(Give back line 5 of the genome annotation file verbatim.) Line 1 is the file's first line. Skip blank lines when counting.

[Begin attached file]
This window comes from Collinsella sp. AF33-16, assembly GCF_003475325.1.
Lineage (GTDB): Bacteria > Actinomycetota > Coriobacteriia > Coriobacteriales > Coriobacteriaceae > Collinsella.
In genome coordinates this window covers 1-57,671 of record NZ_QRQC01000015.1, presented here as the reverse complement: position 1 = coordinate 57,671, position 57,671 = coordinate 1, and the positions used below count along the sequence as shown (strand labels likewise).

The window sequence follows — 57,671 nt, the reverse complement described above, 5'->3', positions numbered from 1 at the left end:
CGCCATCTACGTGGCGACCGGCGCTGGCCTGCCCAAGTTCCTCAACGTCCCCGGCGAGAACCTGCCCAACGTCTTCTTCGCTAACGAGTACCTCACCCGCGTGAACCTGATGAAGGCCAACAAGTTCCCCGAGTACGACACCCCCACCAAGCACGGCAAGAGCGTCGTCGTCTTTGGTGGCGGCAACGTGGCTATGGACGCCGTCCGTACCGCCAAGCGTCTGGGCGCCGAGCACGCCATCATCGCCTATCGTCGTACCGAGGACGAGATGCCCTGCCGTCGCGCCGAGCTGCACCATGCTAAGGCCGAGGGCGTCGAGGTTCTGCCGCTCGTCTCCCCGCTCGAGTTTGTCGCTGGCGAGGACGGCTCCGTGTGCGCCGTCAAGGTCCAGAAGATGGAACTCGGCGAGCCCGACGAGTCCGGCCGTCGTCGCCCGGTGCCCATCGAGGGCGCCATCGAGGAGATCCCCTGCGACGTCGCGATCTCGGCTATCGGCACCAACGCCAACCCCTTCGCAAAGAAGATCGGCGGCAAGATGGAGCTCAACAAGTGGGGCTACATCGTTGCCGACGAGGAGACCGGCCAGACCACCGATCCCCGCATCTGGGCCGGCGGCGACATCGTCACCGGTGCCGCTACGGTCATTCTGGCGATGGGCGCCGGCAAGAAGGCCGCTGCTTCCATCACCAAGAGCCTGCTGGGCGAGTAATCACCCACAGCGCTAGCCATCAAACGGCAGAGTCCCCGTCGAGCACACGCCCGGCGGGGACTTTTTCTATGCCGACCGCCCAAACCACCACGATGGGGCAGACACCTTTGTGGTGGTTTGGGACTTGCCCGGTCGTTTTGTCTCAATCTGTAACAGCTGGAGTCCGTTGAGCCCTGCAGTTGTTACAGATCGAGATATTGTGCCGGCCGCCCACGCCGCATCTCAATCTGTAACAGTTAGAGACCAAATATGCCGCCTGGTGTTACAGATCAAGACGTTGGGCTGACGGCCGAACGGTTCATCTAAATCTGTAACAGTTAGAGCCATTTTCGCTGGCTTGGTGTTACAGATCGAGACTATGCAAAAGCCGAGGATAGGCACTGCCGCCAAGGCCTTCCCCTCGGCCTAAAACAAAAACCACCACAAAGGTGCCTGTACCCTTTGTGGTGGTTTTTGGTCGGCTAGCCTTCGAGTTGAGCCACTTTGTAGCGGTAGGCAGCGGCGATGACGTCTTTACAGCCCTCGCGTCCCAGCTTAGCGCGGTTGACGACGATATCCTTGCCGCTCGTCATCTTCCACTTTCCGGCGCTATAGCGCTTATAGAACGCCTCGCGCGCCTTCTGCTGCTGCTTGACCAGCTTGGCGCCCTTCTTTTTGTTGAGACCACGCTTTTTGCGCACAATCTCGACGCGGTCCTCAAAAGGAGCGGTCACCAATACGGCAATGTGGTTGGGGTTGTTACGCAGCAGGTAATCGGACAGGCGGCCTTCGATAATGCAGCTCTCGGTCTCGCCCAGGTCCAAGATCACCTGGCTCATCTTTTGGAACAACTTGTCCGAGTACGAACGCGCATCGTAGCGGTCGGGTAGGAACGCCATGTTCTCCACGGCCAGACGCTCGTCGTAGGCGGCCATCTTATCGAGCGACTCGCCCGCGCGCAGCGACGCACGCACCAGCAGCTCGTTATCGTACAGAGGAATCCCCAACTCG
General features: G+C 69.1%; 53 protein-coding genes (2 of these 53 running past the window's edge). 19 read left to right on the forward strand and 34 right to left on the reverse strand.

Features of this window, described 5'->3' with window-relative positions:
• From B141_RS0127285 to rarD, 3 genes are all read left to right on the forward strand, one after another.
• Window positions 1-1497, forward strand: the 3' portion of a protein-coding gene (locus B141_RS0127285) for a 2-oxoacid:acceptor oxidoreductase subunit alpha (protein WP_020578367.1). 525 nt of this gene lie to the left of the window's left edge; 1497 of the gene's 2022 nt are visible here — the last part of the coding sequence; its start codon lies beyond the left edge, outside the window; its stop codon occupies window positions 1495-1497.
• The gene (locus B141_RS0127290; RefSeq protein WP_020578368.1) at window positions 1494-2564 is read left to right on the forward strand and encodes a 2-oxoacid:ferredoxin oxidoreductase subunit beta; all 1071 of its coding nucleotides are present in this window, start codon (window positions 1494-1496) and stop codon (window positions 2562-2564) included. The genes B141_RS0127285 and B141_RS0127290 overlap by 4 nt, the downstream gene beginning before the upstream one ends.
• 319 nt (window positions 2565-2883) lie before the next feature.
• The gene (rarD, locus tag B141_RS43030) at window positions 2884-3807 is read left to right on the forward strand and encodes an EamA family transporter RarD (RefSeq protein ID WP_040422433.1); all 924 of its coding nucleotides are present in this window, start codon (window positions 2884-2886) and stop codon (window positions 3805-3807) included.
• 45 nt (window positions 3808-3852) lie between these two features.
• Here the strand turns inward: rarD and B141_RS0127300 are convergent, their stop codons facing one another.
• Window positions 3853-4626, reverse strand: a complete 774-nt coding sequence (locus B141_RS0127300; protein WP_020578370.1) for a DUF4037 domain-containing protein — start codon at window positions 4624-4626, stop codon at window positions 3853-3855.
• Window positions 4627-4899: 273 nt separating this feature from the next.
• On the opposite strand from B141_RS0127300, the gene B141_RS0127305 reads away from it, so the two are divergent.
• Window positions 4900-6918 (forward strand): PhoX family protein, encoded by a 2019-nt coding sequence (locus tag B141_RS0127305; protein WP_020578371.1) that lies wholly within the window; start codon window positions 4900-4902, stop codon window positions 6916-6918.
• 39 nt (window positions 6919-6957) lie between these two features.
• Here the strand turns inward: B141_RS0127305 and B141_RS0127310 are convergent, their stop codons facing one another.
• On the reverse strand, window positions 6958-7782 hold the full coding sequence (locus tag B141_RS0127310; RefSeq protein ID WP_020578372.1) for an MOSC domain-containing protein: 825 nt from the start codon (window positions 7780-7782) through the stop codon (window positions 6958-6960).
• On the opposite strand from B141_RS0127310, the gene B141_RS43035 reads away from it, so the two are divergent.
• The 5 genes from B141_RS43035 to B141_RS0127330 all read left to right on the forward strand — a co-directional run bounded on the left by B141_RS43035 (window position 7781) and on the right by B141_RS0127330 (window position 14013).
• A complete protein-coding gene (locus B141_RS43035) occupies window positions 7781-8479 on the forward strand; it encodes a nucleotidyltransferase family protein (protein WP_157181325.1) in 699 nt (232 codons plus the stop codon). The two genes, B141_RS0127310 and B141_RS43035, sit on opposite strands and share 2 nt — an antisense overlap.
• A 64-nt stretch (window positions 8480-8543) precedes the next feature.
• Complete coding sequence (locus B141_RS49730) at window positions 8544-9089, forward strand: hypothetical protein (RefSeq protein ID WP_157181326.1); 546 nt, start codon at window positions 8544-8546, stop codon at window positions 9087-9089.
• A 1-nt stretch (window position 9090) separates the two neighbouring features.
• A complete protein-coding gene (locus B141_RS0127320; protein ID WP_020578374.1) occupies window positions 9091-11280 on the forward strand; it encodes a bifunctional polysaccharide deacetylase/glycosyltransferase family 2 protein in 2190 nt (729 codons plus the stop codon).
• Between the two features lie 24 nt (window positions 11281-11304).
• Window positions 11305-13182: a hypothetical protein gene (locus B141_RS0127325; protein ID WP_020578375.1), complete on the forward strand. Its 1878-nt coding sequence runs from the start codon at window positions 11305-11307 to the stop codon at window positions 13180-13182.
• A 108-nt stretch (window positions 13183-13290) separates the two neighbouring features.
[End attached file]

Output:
CGCCATCTACGTGGCGACCGGCGCTGGCCTGCCCAAGTTCCTCAACGTCCCCGGCGAGAACCTGCCCAACGTCTTCTTCGCTAACGAGTACCTCACCCGCGTGAACCTGATGAAGGCCAACAAGTTCCCCGAGTACGACACCCCCACCAAGCACGGCAAGAGCGTCGTCGTCTTTGGTGGCGGCAACGTGGCTATGGACGCCGTCCGTACCGCCAAGCGTCTGGGCGCCGAGCACGCCATCATCGCCTATCGTCGTACCGAGGACGAGATGCCCTGCCGTCGCGCCGAGCTGCACCATGCTAAGGCCGAGGGCGTCGAGGTTCTGCCGCTCGTCTCCCCGCTCGAGTTTGTCGCTGGCGAGGACGGCTCCGTGTGCGCCGTCAAGGTCCAGAAGATGGAACTCGGCGAGCCCGACGAGTCCGGCCGTCGTCGCCCGGTGCCCATCGAGGGCGCCATCGAGGAGATCCCCTGCGACGTCGCGATCTCGGCTATCGGCACCAACGCCAACCCCTTCGCAAAGAAGATCGGCGGCAAGATGGAGCTCAACAAGTGGGGCTACATCGTTGCCGACGAGGAGACCGGCCAGACCACCGATCCCCGCATCTGGGCCGGCGGCGACATCGTCACCGGTGCCGCTACGGTCATTCTGGCGATGGGCGCCGGCAAGAAGGCCGCTGCTTCCATCACCAAGAGCCTGCTGGGCGAGTAATCACCCACAGCGCTAGCCATCAAACGGCAGAGTCCCCGTCGAGCACACGCCCGGCGGGGACTTTTTCTATGCCGACCGCCCAAACCACCACGATGGGGCAGACACCTTTGTGGTGGTTTGGGACTTGCCCGGTCGTTTTGTCTCAATCTGTAACAGCTGGAGTCCGTTGAGCCCTGCAGTTGTTACAGATCGAGATATTGTGCCGGCCGCCCACGCCGCATCTCAATCTGTAACAGTTAGAGACCAAATATGCCGCCTGGTGTTACAGATCAAGACGTTGGGCTGACGGCCGAACGGTTCATCTAAATCTGTAACAGTTAGAGCCATTTTCGCTGGCTTGGTGTTACAGATCGAGACTATGCAAAAGCCGAGGATAGGCACTGCCGCCAAGGCCTTCCCCTCGGCCTAAAACAAAAACCACCACAAAGGTGCCTGTACCCTTTGTGGTGGTTTTTGGTCGGCTAGCCTTCGAGTTGAGCCACTTTGTAGCGGTAGGCAGCGGCGATGACGTCTTTACAGCCCTCGCGTCCCAGCTTAGCGCGGTTGACGACGATATCCTTGCCGCTCGTCATCTTCCACTTTCCGGCGCTATAGCGCTTATAGAACGCCTCGCGCGCCTTCTGCTGCTGCTTGACCAGCTTGGCGCCCTTCTTTTTGTTGAGACCACGCTTTTTGCGCACAATCTCGACGCGGTCCTCAAAAGGAGCGGTCACCAATACGGCAATGTGGTTGGGGTTGTTACGCAGCAGGTAATCGGACAGGCGGCCTTCGATAATGCAGCTCTCGGTCTCGCCCAGGTCCAAGATCACCTGGCTCATCTTTTGGAACAACTTGTCCGAGTACGAACGCGCATCGTAGCGGTCGGGTAGGAACGCCATGTTCTCCACGGCCAGACGCTCGTCGTAGGCGGCCATCTTATCGAGCGACTCGCCCGCGCGCAGCGACGCACGCACCAGCAGCTCGTTATCGTACAGAGGAATCCCCAACTCG